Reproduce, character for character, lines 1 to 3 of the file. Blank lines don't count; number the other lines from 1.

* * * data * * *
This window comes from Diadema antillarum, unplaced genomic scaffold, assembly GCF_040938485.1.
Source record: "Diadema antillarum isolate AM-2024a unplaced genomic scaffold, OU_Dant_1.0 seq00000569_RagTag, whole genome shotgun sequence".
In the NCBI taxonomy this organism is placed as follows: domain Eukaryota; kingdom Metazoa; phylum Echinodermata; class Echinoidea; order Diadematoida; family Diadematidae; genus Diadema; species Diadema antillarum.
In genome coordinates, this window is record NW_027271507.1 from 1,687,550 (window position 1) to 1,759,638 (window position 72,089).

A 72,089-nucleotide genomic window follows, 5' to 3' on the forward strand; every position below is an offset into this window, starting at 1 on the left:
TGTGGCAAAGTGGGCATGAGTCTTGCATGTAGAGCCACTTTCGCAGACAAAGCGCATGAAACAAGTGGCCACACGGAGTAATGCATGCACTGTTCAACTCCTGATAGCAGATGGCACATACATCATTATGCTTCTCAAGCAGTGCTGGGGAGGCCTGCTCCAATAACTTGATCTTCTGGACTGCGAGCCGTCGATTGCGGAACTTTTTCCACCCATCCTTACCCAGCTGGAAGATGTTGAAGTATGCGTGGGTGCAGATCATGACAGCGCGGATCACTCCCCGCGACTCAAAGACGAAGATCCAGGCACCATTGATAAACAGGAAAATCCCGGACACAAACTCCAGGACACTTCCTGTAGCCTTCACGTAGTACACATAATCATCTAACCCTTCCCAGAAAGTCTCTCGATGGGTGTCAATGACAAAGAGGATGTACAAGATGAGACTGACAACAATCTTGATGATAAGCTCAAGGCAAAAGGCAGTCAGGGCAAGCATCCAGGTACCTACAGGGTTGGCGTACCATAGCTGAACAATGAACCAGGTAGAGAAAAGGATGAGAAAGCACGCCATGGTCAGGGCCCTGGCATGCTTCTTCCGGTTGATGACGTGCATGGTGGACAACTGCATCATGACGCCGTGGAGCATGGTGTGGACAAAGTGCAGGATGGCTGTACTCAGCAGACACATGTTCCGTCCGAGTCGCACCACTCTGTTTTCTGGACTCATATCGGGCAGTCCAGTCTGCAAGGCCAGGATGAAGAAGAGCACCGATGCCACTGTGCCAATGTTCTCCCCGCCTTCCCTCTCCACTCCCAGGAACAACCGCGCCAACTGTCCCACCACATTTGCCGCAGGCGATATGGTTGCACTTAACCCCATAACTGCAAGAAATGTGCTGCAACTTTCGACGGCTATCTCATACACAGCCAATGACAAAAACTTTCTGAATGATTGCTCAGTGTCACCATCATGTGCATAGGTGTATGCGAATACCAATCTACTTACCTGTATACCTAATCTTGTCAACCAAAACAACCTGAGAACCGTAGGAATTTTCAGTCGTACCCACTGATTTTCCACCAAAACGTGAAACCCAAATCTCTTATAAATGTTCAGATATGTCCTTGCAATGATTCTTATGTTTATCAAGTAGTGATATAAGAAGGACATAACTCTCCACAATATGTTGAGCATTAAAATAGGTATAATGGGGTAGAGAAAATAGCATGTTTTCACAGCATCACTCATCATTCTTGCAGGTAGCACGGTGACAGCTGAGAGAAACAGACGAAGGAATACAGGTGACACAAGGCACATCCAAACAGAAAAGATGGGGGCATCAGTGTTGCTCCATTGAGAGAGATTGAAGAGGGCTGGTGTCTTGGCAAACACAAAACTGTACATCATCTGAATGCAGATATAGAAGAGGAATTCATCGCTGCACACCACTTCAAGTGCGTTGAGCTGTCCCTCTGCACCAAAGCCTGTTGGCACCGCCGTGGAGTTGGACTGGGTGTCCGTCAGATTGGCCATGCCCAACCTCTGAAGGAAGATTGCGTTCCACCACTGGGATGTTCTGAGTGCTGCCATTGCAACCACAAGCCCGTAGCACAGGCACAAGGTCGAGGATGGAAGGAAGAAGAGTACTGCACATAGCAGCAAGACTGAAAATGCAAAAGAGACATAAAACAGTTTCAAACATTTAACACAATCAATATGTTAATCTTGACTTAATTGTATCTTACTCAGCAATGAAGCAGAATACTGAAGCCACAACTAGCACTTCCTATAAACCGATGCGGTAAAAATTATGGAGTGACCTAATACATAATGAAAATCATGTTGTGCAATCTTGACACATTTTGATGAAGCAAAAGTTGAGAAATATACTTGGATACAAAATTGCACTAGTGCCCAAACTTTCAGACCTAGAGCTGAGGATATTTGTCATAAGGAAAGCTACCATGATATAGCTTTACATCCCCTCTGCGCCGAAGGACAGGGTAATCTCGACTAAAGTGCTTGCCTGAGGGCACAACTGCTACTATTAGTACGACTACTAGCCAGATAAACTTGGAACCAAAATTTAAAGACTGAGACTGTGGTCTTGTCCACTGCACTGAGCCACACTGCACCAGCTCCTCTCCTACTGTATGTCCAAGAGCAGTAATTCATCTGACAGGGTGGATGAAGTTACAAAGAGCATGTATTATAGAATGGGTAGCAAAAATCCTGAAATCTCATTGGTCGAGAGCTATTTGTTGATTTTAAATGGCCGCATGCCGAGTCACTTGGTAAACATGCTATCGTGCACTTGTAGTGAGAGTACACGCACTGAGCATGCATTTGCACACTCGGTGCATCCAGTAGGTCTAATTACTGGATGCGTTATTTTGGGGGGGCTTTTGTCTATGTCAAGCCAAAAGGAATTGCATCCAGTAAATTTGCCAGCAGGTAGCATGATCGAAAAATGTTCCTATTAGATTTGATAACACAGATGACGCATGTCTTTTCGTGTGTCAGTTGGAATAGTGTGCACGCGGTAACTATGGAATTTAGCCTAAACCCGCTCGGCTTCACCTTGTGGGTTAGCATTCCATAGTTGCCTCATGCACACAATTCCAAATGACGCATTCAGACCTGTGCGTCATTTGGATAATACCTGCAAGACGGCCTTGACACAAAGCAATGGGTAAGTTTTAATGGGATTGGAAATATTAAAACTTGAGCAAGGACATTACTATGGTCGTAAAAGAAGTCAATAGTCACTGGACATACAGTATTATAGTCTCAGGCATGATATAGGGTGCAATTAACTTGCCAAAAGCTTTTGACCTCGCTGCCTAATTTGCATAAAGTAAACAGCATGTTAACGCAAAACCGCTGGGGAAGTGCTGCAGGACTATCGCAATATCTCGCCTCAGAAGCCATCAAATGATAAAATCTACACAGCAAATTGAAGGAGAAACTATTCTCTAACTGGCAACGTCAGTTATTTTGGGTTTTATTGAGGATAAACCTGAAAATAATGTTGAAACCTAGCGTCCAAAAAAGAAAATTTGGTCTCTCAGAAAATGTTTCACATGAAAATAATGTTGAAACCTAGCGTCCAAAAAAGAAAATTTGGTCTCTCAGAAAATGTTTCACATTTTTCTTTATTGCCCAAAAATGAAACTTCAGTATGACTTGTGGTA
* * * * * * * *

This window comes from Diadema antillarum, unplaced genomic scaffold, assembly GCF_040938485.1.
Source record: "Diadema antillarum isolate AM-2024a unplaced genomic scaffold, OU_Dant_1.0 seq00000569_RagTag, whole genome shotgun sequence".
In the NCBI taxonomy this organism is placed as follows: domain Eukaryota; kingdom Metazoa; phylum Echinodermata; class Echinoidea; order Diadematoida; family Diadematidae; genus Diadema; species Diadema antillarum.